UK

James Mackintosh

Appliances Online is now AO, and it’s a hit with the market. Shares leapt 40 per cent as it floated in London today. The facts:

AO had revenue in the year to March 2013 of £275.5m, on which it made net income of £6.8m: a 2.5 per cent net profit margin.

With a shiny new market cap of £1.68bn it is worth almost as much as Carphone Warehouse or Dixons, two major high street retailers. It is big enough to make the FTSE 250 (subject to other criteria).

Basic valuations look fanciful: It is priced at 247 times trailing earnings, or six times sales.

But no one cares about traditional valuation tools any more. AO is an online retailer, and they’re where it’s at. Its shares are not about earnings or dividends this year, next year or the year after; they are about first-mover advantage, an option on AO becoming the Amazon of the fridges-to-cookers world. Read more

John Authers

The Bank of England has hit the target at last. UK inflation is at 2 per cent, bang in line with the Bank’s target, for the first time since the end of 2009. This is good news for the UK, which had been buffeted by an incipient inflation problem. But it is part of a global trend that could be far more problematic: deflationary pressure.

As the chart shows, the BoE now completes a set of all the four major developed market banks – along with the Federal Reserve, the Bank of Japan and the European Central Bank – to have inflation at or below the target of 2 per cent. Read more

James Mackintosh

Old stock market wisdom has it that as goes January, so goes the year. As with “sell in May”, “run your winners” and so many others, there is some truth in the saying: in 62 of the last 85 years the US market has moved the same direction in January as in the full year ahead.

On the other hand, the first day of trade is irrelevant, as Howard Silverblatt at S&P Dow Jones Indices points out. Read more

James Mackintosh

How much is a £20 coin worth? The Royal Mint seems to have created a risk-free arbitrage, thanks to its decision to sell the first silver £20 coin for £20, with free postage (hat tip to Elroy Dimson). It is legal tender, so there’s no risk of it being worth less than £20 (and it could always be paid into a bank account or swapped at the Bank of England if you feared it might be).

Yet, on ebay demand is such that the coins are selling for £30 or more – and some chancers are listing the coins for as much as £65, plus postage. Presumably these prices are being paid by collectors attracted by scarcity value. It certainly has nothing to do with the intrinsic value, as the silver content of the coins is worth only about £6.33. Read more

James Mackintosh

The Bank of England has finally snapped. It is fed up with being constantly criticised for messing up its forward guidance on interest rates, and this week began what looks like a co-ordinated campaign to hit back.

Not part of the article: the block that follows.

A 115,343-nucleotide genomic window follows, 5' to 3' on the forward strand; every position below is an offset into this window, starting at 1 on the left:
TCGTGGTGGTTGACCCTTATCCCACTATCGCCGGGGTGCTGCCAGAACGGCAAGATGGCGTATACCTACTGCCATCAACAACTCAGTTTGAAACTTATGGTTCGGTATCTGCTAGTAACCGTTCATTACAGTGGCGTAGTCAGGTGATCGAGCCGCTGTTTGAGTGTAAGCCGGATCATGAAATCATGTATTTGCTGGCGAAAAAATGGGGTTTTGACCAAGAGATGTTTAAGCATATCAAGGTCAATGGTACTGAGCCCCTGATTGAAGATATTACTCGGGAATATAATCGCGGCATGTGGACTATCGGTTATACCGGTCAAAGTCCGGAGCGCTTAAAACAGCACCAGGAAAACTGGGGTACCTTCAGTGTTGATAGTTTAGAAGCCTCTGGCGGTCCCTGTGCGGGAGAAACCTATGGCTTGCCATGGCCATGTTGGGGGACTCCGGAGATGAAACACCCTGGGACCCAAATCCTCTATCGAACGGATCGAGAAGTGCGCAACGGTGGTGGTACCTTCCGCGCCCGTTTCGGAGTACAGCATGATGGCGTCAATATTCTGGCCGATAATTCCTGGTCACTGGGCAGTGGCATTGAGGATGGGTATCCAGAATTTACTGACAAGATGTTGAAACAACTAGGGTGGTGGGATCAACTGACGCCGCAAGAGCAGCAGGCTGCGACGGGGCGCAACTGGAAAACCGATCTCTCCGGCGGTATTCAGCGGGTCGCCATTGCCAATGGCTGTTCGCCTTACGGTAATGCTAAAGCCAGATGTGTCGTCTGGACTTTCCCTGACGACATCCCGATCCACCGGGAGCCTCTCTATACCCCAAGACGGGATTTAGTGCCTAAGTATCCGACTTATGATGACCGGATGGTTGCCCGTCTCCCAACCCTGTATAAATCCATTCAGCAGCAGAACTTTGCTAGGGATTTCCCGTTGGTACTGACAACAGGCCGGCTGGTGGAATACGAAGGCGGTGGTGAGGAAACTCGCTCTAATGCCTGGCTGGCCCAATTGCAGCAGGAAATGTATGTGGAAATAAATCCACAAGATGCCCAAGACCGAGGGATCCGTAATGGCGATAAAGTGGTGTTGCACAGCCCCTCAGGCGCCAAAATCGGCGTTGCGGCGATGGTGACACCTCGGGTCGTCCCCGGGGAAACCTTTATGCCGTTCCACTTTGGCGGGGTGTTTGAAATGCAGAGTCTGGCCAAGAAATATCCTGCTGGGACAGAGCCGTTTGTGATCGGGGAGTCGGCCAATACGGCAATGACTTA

Three of its policymakers have made speeches so far defending the policy, and their key points are simple. Here’s what they said, then some charts. Read more

James Mackintosh

Among phrases you don’t hear any much any more are:

  • Safe as houses
  • As sound as a pound
  • As safe as the Bank of England.

It shouldn’t be a surprise that all three are out of fashion, after the US housing bubble that brought down the world economy, the collapse of sterling and the Bank of England’s failure to control inflation over either the past 50 years or the more recent past, when it was aiming for 2 per cent (the blue line on the chart).

UK CPI inflation and the target

Yesterday’s UK Budget avoided the extra inflationary pressure that would have come from fiddling with the target, which should give some support for the pound. But don’t get too positive: outgoing governor Sir Mervyn King voted for a second time for more monetary easing, and while he was outvoted again, Mark Carney is widely expected to be both more dovish and more convincing. I discuss this in today’s Short View column and video, and in greater detail below:

 Read more

The pound fell after it emerged that governor Sir Mervyn King voted for more quantitative easing a fortnight ago. James Mackintosh, investment editor, explains how investors are viewing the prospect of further easing and a weaker pound, after the FTSE 100 rose above 5,400 for the first time in five years.

James Mackintosh

Brits wanting a holiday in the sun have to stump up a lot more since the pound’s crash during the financial crisis. Even after a partial recovery, the pound remains down almost a fifth in real terms against its trading partners.

On the plus side, exports should be booming. Sadly, they aren’t. There are plenty of excuses explanations, but one stands out: British exporters have too much focus on slow-growing European economies and not enough on the whizzy emerging markets. The killer statistic is that the UK exports more to tiny troubled Ireland than to all the Brics put together. Read more